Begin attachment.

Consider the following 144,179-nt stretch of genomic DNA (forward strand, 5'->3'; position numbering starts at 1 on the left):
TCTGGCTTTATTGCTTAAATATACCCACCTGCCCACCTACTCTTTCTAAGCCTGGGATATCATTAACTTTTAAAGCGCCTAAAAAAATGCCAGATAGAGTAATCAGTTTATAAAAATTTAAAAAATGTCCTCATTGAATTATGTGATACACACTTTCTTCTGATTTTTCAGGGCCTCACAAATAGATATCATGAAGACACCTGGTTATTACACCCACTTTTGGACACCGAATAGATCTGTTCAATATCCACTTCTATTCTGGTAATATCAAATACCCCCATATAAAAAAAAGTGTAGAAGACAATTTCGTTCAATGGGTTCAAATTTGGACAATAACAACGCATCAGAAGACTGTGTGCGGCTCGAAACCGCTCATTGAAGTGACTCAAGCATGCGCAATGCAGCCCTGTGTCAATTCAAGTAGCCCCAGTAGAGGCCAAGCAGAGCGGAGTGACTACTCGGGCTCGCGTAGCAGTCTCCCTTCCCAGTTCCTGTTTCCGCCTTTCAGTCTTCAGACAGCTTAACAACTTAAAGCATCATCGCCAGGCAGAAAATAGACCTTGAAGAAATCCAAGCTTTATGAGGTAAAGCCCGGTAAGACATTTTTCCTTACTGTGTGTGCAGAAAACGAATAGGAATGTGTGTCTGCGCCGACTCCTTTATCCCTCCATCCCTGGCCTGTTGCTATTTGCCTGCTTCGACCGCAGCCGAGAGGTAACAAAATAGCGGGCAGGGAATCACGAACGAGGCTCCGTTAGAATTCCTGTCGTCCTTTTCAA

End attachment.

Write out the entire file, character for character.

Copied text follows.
Consider the following 144,179-nt stretch of genomic DNA (forward strand, 5'->3'; position numbering starts at 1 on the left):
TCTGGCTTTATTGCTTAAATATACCCACCTGCCCACCTACTCTTTCTAAGCCTGGGATATCATTAACTTTTAAAGCGCCTAAAAAAATGCCAGATAGAGTAATCAGTTTATAAAAATTTAAAAAATGTCCTCATTGAATTATGTGATACACACTTTCTTCTGATTTTTCAGGGCCTCACAAATAGATATCATGAAGACACCTGGTTATTACACCCACTTTTGGACACCGAATAGATCTGTTCAATATCCACTTCTATTCTGGTAATATCAAATACCCCCATATAAAAAAAAGTGTAGAAGACAATTTCGTTCAATGGGTTCAAATTTGGACAATAACAACGCATCAGAAGACTGTGTGCGGCTCGAAACCGCTCATTGAAGTGACTCAAGCATGCGCAATGCAGCCCTGTGTCAATTCAAGTAGCCCCAGTAGAGGCCAAGCAGAGCGGAGTGACTACTCGGGCTCGCGTAGCAGTCTCCCTTCCCAGTTCCTGTTTCCGCCTTTCAGTCTTCAGACAGCTTAACAACTTAAAGCATCATCGCCAGGCAGAAAATAGACCTTGAAGAAATCCAAGCTTTATGAGGTAAAGCCCGGTAAGACATTTTTCCTTACTGTGTGTGCAGAAAACGAATAGGAATGTGTGTCTGCGCCGACTCCTTTATCCCTCCATCCCTGGCCTGTTGCTATTTGCCTGCTTCGACCGCAGCCGAGAGGTAACAAAATAGCGGGCAGGGAATCACGAACGAGGCTCCGTTAGAATTCCTGTCGTCCTTTTCAA